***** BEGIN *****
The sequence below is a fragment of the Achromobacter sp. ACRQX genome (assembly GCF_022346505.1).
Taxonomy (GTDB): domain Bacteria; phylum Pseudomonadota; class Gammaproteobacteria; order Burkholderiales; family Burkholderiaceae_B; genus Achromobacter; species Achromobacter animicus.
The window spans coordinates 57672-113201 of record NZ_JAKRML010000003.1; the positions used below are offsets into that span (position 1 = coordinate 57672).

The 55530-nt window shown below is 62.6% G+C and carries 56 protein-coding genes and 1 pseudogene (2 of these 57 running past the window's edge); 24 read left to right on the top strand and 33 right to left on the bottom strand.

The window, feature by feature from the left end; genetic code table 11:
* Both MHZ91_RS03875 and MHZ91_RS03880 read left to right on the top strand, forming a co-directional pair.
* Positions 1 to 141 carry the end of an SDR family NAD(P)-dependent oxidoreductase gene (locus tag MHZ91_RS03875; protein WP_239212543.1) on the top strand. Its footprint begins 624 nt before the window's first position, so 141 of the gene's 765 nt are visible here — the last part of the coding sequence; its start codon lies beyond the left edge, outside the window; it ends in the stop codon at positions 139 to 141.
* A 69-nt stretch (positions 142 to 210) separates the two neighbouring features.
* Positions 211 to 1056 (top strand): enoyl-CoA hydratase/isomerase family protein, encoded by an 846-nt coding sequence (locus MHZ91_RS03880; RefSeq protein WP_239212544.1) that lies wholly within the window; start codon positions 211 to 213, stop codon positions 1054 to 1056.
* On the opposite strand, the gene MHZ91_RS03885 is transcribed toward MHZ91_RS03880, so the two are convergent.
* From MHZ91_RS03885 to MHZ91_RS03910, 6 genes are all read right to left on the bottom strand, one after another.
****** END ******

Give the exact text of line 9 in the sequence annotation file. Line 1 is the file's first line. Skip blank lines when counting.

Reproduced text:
* Positions 211 to 1056 (top strand): enoyl-CoA hydratase/isomerase family protein, encoded by an 846-nt coding sequence (locus MHZ91_RS03880; RefSeq protein WP_239212544.1) that lies wholly within the window; start codon positions 211 to 213, stop codon positions 1054 to 1056.